Private high school scheme flounders without studentsThe government’s autonomous private high-school program is sailing into troubled waters, with one such school, Yongmun High School in Seoul, begging the government to allow it to revert to being a normal school. The government said no yesterday.
The 64-year-old Yongmun High School became an autonomous school this year, which allows it to jack up tuition, choose any student it wants to enroll regardless of their scores on standardized tests, and draw up its own curriculum. But applicants for the 2011 freshman class only filled 34.7 percent of the 455 seats available.
“We will continue to be an autonomous high school and provide all conditions we promoted,” the school said in a statement yesterday afternoon at a meeting with parents. “But because we had few applicants this year, we will form eight classrooms with a smaller number of students per class, about 20, and make the quality of the classes the best among any other autonomous high schools nationwide.”
Started in 2009, autonomous high schools, which are outside the lottery that assigns students to schools, can choose students based on their own admissions standards and can tailor a student’s studies to his or her ability. They get no government funding.
Conservatives, including the ruling Grand National Party, believe the schools enhance Korea’s human resources and are vital to the country’s future. Liberals say the schools make an end run around Korea’s egalitarian educational system and basically favor affluent families that can afford higher tuition.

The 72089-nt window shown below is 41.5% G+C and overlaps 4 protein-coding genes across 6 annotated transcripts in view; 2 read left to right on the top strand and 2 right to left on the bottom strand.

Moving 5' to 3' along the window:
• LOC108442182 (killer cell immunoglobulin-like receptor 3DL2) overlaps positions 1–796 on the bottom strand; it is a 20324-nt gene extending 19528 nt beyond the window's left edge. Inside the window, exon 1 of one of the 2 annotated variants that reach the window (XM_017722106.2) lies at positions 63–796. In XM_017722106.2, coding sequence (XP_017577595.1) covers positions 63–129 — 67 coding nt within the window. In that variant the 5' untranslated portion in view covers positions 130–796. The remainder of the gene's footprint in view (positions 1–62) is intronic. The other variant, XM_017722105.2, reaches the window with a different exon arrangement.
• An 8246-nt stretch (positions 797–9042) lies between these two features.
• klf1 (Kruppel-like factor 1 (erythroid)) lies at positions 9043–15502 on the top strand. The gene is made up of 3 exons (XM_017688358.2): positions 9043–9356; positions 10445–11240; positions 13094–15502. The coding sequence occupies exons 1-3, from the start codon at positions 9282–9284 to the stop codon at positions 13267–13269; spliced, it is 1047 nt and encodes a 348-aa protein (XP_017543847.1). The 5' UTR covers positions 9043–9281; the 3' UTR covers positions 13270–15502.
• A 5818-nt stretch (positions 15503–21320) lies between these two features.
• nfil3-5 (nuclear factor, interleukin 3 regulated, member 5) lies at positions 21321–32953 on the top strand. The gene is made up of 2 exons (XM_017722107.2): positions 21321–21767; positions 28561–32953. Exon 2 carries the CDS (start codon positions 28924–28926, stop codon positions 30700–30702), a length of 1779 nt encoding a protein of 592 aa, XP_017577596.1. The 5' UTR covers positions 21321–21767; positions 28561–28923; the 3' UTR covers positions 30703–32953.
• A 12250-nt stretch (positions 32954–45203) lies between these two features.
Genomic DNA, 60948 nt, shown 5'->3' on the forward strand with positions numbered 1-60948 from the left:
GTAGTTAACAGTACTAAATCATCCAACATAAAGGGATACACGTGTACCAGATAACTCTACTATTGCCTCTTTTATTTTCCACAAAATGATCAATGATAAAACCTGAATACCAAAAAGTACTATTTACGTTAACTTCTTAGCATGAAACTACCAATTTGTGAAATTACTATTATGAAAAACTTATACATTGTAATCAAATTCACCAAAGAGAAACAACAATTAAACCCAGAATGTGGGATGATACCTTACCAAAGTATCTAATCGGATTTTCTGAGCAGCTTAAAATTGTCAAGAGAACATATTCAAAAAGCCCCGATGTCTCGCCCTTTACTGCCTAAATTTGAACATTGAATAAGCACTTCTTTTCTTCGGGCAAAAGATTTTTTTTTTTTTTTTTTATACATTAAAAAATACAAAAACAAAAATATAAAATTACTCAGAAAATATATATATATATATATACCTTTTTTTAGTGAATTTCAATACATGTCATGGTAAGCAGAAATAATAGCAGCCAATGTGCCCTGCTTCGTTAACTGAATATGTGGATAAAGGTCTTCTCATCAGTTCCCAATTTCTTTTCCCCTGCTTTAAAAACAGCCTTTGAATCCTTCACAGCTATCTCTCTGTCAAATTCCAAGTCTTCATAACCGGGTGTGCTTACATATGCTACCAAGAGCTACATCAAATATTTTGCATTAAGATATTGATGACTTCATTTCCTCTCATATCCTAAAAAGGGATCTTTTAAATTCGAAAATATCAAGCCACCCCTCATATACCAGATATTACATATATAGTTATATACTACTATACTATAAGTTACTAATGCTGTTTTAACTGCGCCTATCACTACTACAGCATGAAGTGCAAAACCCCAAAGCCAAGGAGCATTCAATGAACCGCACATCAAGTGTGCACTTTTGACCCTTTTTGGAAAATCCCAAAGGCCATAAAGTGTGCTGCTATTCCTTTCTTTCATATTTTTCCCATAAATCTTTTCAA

In 2008, Minister of Education, Science and Technology Lee Ju-ho promised to establish 100 autonomous schools across the country while he is in office. But analysts wondered whether the program was too ambitious when the Seoul Education Office and the Education Ministry expanded the number of autonomous schools from 13 to 26 this year.
Earlier this month, 13 schools said they failed to fill their freshman classes for 2011 and analysts said parents couldn’t pay the higher tuition or didn’t fully believe the school’s claims. Lee said on Friday that he believed the 13 schools would fill their seats during a second application period on Saturday. But nine schools still have vacancies after Saturday. Yongmun High School had the lowest percentage of applicants compared to class size.
“The lack of students for our school is because of the excessive number of schools designated as autonomous,” said Jin Gyeong-mun, vice principal of the school. “We don’t think the vacancies are the school’s problem per se.”
About 40 Yongmun teachers protested at the lobby of the Seoul Education Office yesterday. The teachers requested a meeting with the superintendent of education, but the office rejected it.
By Kim Hee-jin [firstname.lastname@example.org]
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